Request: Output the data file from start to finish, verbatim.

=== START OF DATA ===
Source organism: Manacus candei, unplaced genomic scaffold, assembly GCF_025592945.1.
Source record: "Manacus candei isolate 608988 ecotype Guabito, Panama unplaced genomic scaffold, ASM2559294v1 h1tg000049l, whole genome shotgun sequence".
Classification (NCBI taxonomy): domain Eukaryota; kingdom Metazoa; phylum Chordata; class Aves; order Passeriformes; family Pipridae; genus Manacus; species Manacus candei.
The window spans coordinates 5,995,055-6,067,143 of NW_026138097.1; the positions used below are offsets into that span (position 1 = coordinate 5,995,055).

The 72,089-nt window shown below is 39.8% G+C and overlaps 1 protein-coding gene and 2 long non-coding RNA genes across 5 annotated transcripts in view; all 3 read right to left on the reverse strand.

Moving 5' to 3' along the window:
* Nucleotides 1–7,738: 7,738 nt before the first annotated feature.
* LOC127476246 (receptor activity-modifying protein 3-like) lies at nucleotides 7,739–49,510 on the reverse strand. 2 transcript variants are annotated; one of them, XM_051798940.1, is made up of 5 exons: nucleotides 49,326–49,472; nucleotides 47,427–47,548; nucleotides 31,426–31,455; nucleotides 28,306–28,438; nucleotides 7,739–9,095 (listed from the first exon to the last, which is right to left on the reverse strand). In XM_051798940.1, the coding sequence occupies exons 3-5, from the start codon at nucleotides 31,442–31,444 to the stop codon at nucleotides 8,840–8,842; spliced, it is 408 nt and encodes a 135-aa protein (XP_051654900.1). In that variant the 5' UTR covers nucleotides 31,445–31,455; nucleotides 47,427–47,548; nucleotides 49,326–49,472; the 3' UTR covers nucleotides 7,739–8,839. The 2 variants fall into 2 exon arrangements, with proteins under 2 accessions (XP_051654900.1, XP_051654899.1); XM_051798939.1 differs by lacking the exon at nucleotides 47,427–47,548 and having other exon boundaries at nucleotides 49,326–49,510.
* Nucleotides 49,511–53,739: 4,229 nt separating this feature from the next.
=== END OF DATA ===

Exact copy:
Source organism: Manacus candei, unplaced genomic scaffold, assembly GCF_025592945.1.
Source record: "Manacus candei isolate 608988 ecotype Guabito, Panama unplaced genomic scaffold, ASM2559294v1 h1tg000049l, whole genome shotgun sequence".
Classification (NCBI taxonomy): domain Eukaryota; kingdom Metazoa; phylum Chordata; class Aves; order Passeriformes; family Pipridae; genus Manacus; species Manacus candei.
The window spans coordinates 5,995,055-6,067,143 of NW_026138097.1; the positions used below are offsets into that span (position 1 = coordinate 5,995,055).

The 72,089-nt window shown below is 39.8% G+C and overlaps 1 protein-coding gene and 2 long non-coding RNA genes across 5 annotated transcripts in view; all 3 read right to left on the reverse strand.

Moving 5' to 3' along the window:
* Nucleotides 1–7,738: 7,738 nt before the first annotated feature.
* LOC127476246 (receptor activity-modifying protein 3-like) lies at nucleotides 7,739–49,510 on the reverse strand. 2 transcript variants are annotated; one of them, XM_051798940.1, is made up of 5 exons: nucleotides 49,326–49,472; nucleotides 47,427–47,548; nucleotides 31,426–31,455; nucleotides 28,306–28,438; nucleotides 7,739–9,095 (listed from the first exon to the last, which is right to left on the reverse strand). In XM_051798940.1, the coding sequence occupies exons 3-5, from the start codon at nucleotides 31,442–31,444 to the stop codon at nucleotides 8,840–8,842; spliced, it is 408 nt and encodes a 135-aa protein (XP_051654900.1). In that variant the 5' UTR covers nucleotides 31,445–31,455; nucleotides 47,427–47,548; nucleotides 49,326–49,472; the 3' UTR covers nucleotides 7,739–8,839. The 2 variants fall into 2 exon arrangements, with proteins under 2 accessions (XP_051654900.1, XP_051654899.1); XM_051798939.1 differs by lacking the exon at nucleotides 47,427–47,548 and having other exon boundaries at nucleotides 49,326–49,510.
* Nucleotides 49,511–53,739: 4,229 nt separating this feature from the next.